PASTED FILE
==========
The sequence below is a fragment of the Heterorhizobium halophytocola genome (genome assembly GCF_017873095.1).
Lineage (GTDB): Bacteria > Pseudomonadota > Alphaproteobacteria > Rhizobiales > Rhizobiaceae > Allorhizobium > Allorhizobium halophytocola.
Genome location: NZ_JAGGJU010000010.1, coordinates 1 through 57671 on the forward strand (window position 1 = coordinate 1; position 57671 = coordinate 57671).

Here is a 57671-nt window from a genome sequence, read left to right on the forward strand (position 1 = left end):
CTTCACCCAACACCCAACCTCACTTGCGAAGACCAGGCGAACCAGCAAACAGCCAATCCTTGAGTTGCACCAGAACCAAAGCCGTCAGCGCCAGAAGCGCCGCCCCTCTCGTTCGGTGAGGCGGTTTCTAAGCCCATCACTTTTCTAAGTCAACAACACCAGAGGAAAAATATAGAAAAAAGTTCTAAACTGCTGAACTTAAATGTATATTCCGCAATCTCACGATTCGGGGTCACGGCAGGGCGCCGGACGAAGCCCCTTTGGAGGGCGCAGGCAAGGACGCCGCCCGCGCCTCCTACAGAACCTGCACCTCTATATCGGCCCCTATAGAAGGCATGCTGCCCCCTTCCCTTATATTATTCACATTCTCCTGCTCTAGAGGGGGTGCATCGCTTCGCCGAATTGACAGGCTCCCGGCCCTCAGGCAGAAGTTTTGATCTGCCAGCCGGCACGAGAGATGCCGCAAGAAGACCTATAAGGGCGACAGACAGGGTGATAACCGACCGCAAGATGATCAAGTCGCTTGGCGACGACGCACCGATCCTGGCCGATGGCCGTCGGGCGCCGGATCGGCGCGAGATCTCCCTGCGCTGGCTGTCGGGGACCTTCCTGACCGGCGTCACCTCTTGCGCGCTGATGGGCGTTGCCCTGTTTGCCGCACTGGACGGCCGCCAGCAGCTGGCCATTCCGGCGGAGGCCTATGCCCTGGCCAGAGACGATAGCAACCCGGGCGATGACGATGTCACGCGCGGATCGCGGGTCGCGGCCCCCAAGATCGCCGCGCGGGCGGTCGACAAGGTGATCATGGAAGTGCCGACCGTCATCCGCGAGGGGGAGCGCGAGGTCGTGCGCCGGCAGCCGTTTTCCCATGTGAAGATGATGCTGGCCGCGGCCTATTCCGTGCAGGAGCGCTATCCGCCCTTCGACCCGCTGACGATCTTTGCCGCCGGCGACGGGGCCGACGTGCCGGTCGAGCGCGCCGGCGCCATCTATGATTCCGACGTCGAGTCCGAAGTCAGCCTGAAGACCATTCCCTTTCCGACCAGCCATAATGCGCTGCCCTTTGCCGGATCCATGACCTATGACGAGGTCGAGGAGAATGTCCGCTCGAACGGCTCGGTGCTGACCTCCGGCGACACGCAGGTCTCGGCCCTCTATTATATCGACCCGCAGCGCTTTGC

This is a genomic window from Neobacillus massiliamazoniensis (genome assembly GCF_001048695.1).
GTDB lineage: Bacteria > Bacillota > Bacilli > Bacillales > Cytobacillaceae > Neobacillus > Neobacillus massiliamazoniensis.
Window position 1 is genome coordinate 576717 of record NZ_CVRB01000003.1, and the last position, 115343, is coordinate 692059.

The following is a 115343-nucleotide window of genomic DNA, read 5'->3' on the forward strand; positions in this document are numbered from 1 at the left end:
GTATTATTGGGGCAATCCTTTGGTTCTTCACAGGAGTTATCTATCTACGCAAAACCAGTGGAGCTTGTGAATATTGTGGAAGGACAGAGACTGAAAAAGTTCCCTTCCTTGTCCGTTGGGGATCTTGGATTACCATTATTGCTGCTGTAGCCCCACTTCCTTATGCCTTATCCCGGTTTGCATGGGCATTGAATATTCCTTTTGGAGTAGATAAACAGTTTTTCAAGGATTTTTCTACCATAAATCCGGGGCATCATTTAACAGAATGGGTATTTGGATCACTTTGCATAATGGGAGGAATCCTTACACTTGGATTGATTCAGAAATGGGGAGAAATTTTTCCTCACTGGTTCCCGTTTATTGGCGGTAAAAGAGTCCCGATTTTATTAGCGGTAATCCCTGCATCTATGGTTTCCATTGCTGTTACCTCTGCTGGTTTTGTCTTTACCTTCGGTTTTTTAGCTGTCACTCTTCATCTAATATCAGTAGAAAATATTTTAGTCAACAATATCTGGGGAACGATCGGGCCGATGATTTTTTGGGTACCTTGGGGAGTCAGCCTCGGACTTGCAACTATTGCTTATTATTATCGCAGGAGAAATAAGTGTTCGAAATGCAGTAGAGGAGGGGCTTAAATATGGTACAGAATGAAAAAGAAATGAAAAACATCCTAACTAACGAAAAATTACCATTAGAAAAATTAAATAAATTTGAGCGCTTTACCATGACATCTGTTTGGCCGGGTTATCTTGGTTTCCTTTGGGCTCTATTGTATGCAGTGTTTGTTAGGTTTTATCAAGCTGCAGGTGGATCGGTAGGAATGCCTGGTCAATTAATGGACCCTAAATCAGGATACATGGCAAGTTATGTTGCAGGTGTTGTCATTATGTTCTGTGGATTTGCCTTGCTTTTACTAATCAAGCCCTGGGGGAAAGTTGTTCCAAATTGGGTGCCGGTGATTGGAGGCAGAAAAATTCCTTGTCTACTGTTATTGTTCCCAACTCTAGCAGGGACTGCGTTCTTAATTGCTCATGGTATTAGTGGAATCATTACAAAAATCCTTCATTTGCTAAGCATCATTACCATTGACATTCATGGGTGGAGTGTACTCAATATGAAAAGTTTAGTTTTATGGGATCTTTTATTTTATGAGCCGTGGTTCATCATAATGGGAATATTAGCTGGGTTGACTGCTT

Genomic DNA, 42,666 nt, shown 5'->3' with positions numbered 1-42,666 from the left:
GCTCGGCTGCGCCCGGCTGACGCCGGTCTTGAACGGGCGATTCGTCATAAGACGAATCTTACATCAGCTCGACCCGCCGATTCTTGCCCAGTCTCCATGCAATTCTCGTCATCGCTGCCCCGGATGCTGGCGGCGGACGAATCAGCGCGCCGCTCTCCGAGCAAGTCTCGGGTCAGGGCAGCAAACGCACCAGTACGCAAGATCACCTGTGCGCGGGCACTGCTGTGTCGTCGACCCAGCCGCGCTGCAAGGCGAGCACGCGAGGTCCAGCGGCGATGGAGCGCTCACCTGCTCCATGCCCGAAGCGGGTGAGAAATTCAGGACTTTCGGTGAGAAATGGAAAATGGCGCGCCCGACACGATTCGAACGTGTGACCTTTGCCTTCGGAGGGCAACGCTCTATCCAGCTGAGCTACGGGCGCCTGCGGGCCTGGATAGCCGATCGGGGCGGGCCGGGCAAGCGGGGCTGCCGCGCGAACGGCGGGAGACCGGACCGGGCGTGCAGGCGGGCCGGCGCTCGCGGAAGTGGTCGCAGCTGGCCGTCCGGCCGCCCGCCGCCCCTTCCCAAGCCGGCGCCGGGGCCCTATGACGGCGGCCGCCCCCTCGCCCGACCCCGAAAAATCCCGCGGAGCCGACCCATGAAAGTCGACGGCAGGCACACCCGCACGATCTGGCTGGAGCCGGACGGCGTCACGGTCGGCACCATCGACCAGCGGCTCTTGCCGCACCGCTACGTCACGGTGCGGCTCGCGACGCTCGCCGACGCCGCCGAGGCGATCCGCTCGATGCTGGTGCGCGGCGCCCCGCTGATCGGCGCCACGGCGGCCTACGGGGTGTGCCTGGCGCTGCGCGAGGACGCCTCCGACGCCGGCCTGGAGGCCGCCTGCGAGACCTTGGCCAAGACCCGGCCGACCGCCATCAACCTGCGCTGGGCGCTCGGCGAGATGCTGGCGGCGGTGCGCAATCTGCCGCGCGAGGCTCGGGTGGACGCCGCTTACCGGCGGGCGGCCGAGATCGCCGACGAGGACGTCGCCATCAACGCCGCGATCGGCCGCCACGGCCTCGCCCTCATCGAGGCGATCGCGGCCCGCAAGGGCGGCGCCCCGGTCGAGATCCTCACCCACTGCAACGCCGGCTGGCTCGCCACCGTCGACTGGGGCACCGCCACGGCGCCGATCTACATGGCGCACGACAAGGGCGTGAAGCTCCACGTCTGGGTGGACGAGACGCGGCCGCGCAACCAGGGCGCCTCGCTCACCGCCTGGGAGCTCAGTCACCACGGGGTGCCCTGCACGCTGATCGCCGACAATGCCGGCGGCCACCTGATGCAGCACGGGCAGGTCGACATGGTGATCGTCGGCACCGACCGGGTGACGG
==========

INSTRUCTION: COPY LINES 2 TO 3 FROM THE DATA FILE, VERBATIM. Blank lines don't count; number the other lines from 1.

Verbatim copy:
Lineage (GTDB): Bacteria > Pseudomonadota > Alphaproteobacteria > Rhizobiales > Rhizobiaceae > Allorhizobium > Allorhizobium halophytocola.
Genome location: NZ_JAGGJU010000010.1, coordinates 1 through 57671 on the forward strand (window position 1 = coordinate 1; position 57671 = coordinate 57671).